Study: Employers plan health care changes
Most mid-size to large companies Towers Watson recently surveyed plan to keep offering health insurance.
According to the global professional services company's 2013 Health Care Changes Ahead Survey, 98 percent of the companies plan to retain their active medical plans for 2014 and 2015. However, more than 60 percent believe they will trigger the "Cadillac plan" excise tax in 2018 if they don't make adjustments to their current benefit strategy, and nearly 40 percent report they plan to change their plan designs for 2014 to combat the increase in employee health care costs and avoid the excise tax.
"In addition to emphasizing employee wellness and health improvement approaches, employers are looking to increase their use of supply-side strategies and aggressive vendor management techniques," the study says. "For 2015 or 2016, they are considering providing outcome-based incentives (49%), offering a benefit differential for use of high-performance networks (47%) and using value-based benefit designs (40%). Employers will also be focused on reducing coverage subsidies for spouses and dependents, as well as implementing spousal coverage exclusions or spousal premium surcharges when other health coverage is available."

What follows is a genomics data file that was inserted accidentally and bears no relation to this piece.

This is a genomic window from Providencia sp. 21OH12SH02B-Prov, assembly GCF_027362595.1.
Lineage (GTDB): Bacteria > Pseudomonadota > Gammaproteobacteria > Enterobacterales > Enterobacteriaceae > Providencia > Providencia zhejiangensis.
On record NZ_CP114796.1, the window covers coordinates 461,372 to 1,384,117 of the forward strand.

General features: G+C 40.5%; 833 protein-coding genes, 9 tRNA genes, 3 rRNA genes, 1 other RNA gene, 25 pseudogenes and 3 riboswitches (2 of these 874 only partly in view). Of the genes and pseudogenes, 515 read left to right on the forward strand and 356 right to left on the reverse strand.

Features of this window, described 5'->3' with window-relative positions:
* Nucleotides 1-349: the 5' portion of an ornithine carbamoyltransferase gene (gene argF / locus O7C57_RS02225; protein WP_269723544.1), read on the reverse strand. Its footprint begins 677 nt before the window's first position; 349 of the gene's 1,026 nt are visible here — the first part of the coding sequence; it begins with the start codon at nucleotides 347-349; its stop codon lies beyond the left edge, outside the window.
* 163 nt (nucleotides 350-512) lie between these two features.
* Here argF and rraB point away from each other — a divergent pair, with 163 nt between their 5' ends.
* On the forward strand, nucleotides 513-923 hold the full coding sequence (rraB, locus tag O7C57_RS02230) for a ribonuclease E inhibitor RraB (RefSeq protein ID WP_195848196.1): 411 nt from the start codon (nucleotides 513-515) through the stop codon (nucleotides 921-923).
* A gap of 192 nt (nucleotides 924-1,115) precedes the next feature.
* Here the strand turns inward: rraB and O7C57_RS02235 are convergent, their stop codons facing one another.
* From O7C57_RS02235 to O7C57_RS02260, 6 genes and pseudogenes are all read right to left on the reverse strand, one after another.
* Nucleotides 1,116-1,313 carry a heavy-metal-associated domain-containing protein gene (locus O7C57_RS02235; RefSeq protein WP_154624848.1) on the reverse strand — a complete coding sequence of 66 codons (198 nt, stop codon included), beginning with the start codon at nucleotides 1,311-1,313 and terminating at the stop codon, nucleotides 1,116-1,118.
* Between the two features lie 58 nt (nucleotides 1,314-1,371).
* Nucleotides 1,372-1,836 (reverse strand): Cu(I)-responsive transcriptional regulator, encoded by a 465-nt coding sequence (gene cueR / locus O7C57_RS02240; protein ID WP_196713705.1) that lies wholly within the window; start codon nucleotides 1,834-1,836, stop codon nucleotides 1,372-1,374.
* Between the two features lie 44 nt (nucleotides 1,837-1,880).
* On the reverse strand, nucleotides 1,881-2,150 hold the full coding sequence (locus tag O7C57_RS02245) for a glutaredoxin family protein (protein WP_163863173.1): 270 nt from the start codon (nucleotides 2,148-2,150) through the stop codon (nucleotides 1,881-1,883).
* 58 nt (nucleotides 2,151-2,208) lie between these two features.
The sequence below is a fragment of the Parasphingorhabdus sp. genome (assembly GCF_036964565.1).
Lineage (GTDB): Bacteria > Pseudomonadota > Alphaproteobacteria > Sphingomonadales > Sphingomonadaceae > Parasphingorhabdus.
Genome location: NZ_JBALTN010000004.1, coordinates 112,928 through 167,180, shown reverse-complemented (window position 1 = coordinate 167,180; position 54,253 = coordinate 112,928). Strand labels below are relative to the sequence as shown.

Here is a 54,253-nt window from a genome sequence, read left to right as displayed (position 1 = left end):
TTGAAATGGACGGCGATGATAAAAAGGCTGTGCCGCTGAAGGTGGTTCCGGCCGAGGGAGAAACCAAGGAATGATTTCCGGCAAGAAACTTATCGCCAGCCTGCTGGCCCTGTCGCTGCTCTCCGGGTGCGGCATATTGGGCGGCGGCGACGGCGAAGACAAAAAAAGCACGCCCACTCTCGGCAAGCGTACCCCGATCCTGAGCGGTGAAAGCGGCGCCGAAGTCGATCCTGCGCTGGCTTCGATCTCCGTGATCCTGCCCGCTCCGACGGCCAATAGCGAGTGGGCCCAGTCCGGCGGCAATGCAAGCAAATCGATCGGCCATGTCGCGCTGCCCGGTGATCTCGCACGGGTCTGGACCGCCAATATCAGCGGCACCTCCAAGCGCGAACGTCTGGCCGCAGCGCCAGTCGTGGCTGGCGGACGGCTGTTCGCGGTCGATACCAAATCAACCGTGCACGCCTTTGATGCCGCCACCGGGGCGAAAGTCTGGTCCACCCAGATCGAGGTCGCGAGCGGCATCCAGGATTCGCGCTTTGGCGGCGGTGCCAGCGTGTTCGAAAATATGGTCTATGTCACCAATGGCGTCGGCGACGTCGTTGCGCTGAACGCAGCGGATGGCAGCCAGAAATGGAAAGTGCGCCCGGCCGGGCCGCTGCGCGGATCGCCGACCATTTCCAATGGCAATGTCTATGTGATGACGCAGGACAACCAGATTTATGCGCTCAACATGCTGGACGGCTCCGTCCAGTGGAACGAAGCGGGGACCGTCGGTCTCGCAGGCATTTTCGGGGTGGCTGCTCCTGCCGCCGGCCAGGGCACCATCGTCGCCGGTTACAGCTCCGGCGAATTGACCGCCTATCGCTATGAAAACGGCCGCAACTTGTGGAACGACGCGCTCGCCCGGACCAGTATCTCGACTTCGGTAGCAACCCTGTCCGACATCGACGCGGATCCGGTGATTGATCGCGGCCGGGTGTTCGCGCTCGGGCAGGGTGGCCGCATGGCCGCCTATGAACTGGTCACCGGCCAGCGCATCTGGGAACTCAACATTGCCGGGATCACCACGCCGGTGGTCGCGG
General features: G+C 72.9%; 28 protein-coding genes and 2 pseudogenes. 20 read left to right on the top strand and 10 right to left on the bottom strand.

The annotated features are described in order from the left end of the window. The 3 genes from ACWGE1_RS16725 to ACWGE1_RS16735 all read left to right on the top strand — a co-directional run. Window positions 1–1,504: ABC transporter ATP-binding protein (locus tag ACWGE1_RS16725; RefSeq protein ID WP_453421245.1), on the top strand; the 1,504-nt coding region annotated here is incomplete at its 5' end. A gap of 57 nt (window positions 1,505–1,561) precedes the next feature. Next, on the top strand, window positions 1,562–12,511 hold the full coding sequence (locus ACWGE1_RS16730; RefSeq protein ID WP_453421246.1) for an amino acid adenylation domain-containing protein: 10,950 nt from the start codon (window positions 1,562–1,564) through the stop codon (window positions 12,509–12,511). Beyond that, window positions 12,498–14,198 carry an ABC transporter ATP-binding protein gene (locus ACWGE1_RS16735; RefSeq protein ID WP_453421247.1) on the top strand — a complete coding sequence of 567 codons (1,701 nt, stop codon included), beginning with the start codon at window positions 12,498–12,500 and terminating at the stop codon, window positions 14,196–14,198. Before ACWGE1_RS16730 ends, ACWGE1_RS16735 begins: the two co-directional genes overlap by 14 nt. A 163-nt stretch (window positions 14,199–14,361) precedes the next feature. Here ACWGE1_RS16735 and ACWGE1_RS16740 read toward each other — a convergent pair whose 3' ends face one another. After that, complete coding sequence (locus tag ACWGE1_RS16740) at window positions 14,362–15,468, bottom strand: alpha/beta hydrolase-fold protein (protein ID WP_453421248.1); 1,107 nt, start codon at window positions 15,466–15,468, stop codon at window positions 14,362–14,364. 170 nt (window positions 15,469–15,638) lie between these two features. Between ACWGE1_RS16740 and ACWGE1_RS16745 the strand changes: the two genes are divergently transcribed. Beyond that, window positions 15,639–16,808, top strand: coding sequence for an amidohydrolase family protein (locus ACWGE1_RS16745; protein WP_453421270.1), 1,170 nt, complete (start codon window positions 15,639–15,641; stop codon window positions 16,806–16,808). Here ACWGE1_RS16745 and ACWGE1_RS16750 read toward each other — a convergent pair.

The survey also found that employers are considering looking to private exchanges or the public marketplaces as potential delivery channels for their plans. Private exchanges have an edge, with 58 percent of employers expecting them to be a viable alternative to their current arrangements, with less than 30 percent of employers thinking the same of the public marketplaces.
About a quarter of employers say they are somewhat or very likely to discontinue their plans for post-65 retirees in 2014. That percentage increases to 44 percent in 2015. For pre-65 retirees, the percentages are 10 in 2014 and 38 in 2015.
Less change is expected for part-time employees. Only 11 of the employers are considering changes to their total rewards mix or design for part-time employees. Many part-time employees are likely to seek coverage through public exchanges, the survey said.